• the visible area of the shoulder blade sitting out instead of laying flat

If these physical characteristics are present and you are also experiencing the symptoms of upper cross syndrome, then your physical therapist or doctor will diagnose the condition.

Upper cross syndrome treatment

The treatment options for upper cross syndrome are chiropractic care, physical therapy and exercise. Usually a combination of all three is recommended.

Chiropractic care

The tight muscles and poor posture that produce upper cross syndrome can cause your joints to become misaligned. A chiropractic adjustment from a licensed practitioner can help to realign these joints. This can increase range of motion in the affected areas. An adjustment also usually stretches and relaxes the shortened muscles.

Physical therapy

A physical therapist uses a combination of approaches. First, they offer education and advice related to your condition, such as why it’s occurred and how to prevent it in the future. They will demonstrate and practise exercises with you that you will need to continue with at home. They also use manual therapy, where they use their hands to relieve pain and stiffness and encourage better movement of the body.

Upper cross syndrome stretches

Lying down exercises

  • Lay flat on the ground with a thick pillow placed about a third of the way up your back in alignment with your spine.
  • Let your arms and shoulders roll out and your legs fall open in a natural position.
  • Your head should be neutral and not feel stretched or strained. If it does, use a pillow for support.
  • Stay in this position for 10–15 minutes and repeat this exercise several times per day.

Sitting down exercises

  • Sit with your back straight, place your feet flat on the floor and bend your knees.
  • Put your palms flat on the ground behind your hips and rotate your shoulders backward and down.
  • Stay in this position for 3–5 minutes and repeat the exercise as many times as you can throughout the day.

Lower cross syndrome

Lower cross syndrome also called Unterkreuz syndrome, pelvic crossed syndrome or distal crossed syndrome, is a neuromuscular condition in which there are tight and weak muscles. The lower cross syndrome is the result of muscle strength imbalances in the lower portion of the body. These imbalances can occur when muscles are constantly shortened or lengthened in relation to each other. The involved tight muscles are the thoracolumbar extensors and hip flexors, while the weak muscles are the abdominals and gluteus maximus. The ‘cross’ is due to a combination of tight muscles and weak muscles, which from a side view are seen as an X. Some people also experience upper cross syndrome at the same time.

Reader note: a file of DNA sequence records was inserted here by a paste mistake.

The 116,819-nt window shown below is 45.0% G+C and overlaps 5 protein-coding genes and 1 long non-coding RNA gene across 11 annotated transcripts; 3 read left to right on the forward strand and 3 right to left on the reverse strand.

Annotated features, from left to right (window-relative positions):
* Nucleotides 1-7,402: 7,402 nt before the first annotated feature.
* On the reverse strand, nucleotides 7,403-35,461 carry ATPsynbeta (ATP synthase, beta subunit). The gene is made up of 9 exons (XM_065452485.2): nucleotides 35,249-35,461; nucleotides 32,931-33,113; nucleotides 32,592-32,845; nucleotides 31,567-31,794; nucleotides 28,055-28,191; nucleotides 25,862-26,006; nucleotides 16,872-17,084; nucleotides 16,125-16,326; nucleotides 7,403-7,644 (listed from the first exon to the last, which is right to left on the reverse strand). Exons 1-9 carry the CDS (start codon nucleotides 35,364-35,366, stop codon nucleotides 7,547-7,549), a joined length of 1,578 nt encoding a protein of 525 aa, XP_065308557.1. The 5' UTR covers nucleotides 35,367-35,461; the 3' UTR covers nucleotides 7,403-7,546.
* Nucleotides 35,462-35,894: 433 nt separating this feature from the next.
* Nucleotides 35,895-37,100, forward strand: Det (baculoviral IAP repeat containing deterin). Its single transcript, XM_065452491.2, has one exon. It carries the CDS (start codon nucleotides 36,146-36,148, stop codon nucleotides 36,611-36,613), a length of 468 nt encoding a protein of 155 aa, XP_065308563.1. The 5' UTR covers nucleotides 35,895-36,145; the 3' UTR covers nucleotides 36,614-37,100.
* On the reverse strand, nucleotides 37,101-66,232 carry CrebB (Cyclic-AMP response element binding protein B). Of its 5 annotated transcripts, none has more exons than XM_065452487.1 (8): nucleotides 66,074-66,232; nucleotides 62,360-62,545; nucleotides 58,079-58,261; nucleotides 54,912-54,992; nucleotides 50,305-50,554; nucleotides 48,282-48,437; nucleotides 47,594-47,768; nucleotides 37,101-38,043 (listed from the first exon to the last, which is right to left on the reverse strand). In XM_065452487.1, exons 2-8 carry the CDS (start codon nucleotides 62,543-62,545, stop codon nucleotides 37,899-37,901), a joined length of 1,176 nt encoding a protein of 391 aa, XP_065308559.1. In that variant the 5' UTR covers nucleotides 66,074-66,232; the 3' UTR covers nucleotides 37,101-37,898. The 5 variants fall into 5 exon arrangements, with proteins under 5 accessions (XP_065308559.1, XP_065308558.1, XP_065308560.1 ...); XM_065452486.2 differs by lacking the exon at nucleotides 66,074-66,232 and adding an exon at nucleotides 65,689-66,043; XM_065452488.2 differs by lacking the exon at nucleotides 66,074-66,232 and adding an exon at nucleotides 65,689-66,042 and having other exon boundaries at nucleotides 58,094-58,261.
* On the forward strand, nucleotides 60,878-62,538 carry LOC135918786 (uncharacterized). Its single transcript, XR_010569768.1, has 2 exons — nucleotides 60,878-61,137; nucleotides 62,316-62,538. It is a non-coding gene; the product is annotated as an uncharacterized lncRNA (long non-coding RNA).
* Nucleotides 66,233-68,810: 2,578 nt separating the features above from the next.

The muscles involved with lower cross syndrome are:

  • weak: abdominals and gluteus maximus
  • tight: thoracolumbar extensors (erector spinae) and hip flexors (iliopsoas)

The lower cross syndrome is characterized by specific patterns of muscle weakness and tightness that cross between the dorsal and the ventral sides of the body. In lower cross syndrome there is overactivity and hence tightness of hip flexors and lumbar extensors. Along with this there is underactivity and weakness of the deep abdominal muscles on the ventral side and of the gluteus maximus and medius on the dorsal side 13. The hamstrings are frequently found to be tight in lower cross syndrome as well. This imbalance results in an anterior tilt of the pelvis, increased flexion of the hips, and a compensatory hyperlordosis in the lumbar spine.

Lower cross syndrome involves weakness of the trunk muscles: rectus abdominus, obliques internus abdominis, obliques externus abdominis and transversus abdominis, along with the weakness of the gluteal muscles: gluteus maximus, gluteus medius and gluteus minimus. These muscles are inhibited and substituted by activation of the superficial muscles.

There is co-existing over activity and tightness of the thoracolumbar extensors: erector spinae, multifidus, quadratus lumborum and latissimus dorsi; and that of the hip flexors: iliopsoas and tensor fasciae latae.

The hamstrings compensate for anterior pelvic tilt or an inhibited gluteus maximus.

Here is a picture to better depict why it is called lower cross syndrome.

Figure 2. Lower cross syndrome

Lower cross syndrome
Lower cross syndrome

Lower cross syndrome symptoms